BUT, first of all, I want to thank all of you OBsians for banning the Starbucks. I can’t thank you enough. Why? Because, thanks to you, I can run into Starbucks, each and every morning between 8:30 and 9am, and there is practically no one in line. I get my awesome daily fresh brewed cup o’ Joe I love, without any wait! It’s freaking awesome! It is the only Starbucks in San Diego I am aware of, where I can run in and be out (at that time in the morning) and it only takes about two minutes of my valuable time each and every day. I’d be in line at any other Starbucks for about a half-an-hour at that time. But in OB, I am in and out in 2 minutes.
I love Starbucks. Their coffee is the BOMB! Nice and strong, just the way I like it.
I have heard some say “NO STARBUCKS IN OB” because these OBcians want to keep “Corporate America” out of OB? Excuse me, you’re a bit late.
Allow me to give my 2 cents about the whole “No Starbucks in OB thing”? People say they don’t want Starbucks because it’s “corporate,” but take a good look at the other corporate stores in OB. I mean, shoot, there are TWO Subway Sandwich locations, and nobody is protesting them. Aren’t the banks corporate? How about 7/11? Nobody’s complaining about them and their corporate Slurpies. Sure, you make a BIG stink when Exxon tries to break ground (and I hate Exxon as much as the next tree hugger) but we do need gas. We have Shell and Arco, no one is banning them. Speaking of corporate OB, have you ever been to the corporate store called Rite Aid in OB? With the beer specials there, it is the busiest store in OB – and clearly one of the busiest Rite Aids in San Diego County for sure. I am almost guaranteed a 15 minute wait max almost every time I go there (to buy cheap beer of course). It’s corporate, AND it is the busiest store in OB. Huh? Why do we choose to pick on Starbucks, and not these other corporate stores in OB? At least Starbucks opens it’s doors with clean restrooms open to the general public. A much need public service provided by the nice folks at Starbucks.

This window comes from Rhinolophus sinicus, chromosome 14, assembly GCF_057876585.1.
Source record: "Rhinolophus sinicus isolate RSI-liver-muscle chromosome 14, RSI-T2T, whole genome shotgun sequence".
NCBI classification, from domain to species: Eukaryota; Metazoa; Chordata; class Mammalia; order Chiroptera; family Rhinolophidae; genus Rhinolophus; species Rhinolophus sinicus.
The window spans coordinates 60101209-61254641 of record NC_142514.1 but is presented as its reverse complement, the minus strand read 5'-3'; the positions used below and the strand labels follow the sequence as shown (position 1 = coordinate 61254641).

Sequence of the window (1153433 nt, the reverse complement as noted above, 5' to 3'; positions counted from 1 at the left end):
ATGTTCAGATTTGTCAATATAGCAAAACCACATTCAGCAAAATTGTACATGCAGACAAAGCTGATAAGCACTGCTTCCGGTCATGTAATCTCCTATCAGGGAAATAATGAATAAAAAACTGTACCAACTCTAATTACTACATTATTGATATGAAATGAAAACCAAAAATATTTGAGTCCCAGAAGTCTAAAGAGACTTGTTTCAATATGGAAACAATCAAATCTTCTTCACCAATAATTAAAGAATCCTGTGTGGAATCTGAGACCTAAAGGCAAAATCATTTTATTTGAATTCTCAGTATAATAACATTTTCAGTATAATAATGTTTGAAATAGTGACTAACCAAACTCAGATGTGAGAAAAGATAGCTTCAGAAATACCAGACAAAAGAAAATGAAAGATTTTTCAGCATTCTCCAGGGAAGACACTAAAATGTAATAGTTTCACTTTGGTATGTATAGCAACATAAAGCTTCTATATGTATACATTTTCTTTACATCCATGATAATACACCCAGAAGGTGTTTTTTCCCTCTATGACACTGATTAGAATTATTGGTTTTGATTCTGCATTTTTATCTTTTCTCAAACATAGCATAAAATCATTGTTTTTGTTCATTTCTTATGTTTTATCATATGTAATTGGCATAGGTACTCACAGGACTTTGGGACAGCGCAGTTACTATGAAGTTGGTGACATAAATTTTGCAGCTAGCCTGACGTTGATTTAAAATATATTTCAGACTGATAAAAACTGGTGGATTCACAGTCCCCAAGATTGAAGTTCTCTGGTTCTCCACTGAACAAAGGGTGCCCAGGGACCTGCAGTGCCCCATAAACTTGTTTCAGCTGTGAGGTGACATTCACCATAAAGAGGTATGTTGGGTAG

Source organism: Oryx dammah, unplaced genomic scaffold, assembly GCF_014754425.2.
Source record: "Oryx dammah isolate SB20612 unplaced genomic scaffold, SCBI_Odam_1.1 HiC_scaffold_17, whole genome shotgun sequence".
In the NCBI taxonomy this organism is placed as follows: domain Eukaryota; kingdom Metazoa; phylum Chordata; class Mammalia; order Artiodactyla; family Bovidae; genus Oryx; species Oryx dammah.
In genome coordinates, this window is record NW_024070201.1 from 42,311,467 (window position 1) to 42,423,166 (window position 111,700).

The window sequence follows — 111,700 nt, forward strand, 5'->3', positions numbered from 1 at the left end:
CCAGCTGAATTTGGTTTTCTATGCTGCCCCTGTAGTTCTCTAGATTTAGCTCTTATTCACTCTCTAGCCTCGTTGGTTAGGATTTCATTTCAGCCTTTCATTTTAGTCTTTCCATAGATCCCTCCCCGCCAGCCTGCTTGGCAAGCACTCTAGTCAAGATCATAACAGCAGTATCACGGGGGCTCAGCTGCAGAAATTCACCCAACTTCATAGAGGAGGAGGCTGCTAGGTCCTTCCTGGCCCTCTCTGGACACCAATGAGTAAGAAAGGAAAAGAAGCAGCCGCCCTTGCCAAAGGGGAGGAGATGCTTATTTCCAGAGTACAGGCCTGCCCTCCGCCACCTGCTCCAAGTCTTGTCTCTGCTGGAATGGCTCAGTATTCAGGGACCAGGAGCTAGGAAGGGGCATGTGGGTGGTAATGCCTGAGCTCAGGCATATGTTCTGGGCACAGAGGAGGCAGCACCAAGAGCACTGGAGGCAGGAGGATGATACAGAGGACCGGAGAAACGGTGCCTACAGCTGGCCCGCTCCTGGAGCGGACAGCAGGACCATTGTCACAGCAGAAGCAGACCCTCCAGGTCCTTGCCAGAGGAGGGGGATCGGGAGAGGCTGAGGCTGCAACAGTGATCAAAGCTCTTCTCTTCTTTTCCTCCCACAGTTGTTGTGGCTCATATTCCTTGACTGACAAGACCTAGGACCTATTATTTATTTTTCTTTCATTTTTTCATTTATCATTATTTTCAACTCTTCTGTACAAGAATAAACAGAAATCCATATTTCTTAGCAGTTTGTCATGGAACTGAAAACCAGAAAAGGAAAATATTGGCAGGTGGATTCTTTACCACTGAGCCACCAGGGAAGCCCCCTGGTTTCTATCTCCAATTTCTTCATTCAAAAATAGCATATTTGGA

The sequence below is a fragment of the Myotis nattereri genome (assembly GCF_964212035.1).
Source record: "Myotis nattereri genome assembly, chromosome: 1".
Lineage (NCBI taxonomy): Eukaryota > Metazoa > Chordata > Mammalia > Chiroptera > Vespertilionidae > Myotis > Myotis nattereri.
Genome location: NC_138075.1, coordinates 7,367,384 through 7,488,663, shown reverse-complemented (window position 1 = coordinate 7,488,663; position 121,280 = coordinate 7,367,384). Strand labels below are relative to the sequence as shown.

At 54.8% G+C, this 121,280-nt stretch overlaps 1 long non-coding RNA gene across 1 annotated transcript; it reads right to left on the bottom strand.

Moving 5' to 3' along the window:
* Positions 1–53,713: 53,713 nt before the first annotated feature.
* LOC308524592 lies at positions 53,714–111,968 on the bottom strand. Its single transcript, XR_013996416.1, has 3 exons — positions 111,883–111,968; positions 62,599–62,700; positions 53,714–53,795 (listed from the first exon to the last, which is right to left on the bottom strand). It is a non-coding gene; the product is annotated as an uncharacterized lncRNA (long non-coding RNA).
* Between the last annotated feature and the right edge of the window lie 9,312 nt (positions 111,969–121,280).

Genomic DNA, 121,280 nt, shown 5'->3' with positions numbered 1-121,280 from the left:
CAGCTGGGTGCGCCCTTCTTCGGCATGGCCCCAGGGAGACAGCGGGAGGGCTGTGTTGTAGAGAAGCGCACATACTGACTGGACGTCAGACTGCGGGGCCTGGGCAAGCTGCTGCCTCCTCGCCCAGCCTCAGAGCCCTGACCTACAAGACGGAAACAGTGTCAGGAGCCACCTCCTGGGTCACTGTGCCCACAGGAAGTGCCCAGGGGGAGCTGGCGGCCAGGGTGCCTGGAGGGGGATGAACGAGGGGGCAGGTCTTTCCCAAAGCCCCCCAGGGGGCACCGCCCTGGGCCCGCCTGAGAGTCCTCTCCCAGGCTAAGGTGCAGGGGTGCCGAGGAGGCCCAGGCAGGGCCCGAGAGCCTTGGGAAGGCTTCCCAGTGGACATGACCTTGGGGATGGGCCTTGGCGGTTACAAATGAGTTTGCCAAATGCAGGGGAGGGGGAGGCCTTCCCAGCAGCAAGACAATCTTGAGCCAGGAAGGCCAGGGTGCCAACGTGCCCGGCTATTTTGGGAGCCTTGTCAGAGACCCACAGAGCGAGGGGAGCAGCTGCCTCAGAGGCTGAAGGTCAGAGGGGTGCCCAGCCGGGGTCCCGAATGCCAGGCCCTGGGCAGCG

And then there are those who claim it’s because of the “milk” at Starbucks – it comes from cows that had the “bovine growth hormone?” Yeah, so what? So does Apple Tree. *You want milk without hormones; go to our awesome specialty grocery store, The People’s Market. Health Concerns? Bullsh*t! Here’s a dose of reality for you: It can’t be because of health concerns, because only a block away from People’s Market is a MEGA-Corporate Dealer of “food” (if you can call it that) laced with tons of hormones. That place is ?Jack In The Box ?. Yuck! And even though I wouldn’t eat that garbage if they were giving it away free, every time I drive past the place, it there are a gaggle of cars in the drive thru, waiting in line to get their super-sized portion of ultra-processed mega-corporate death burger. YUM! ? Wasn’t it just a few years ago that they had found ?horse ?meat in their burgers? But they get a free pass? That makes sense.
So in summation, I smile wide and laugh out loud, whole heartedly, at the ridiculous folks who ban Starbucks, and their harebrained, absurd reasons for doing so. However, once again, I thank you, for making my days easier, because I don’t have to stand in a line that strings out the building. Thank you.
If I want to stand in line for a really long time, I’ll go to Hodad’s. (That’s another thing… Can you believe that people will stand in line for over a half an hour for a burger??? I know, it seems ludicrous, … but I’ll save that for another post on a different website.)
One more thing: CNN MONEY labeled Starbucks as #93 out of 100 of the best companies to work for in America! (Yuck! Is it really that bad out there?) Weather its true or not – that’s what CNN MONEY had said. And what local coffee shop offers health benefits to part time employees? For that matter, what other companies in general, offer part time employees health benefits? __________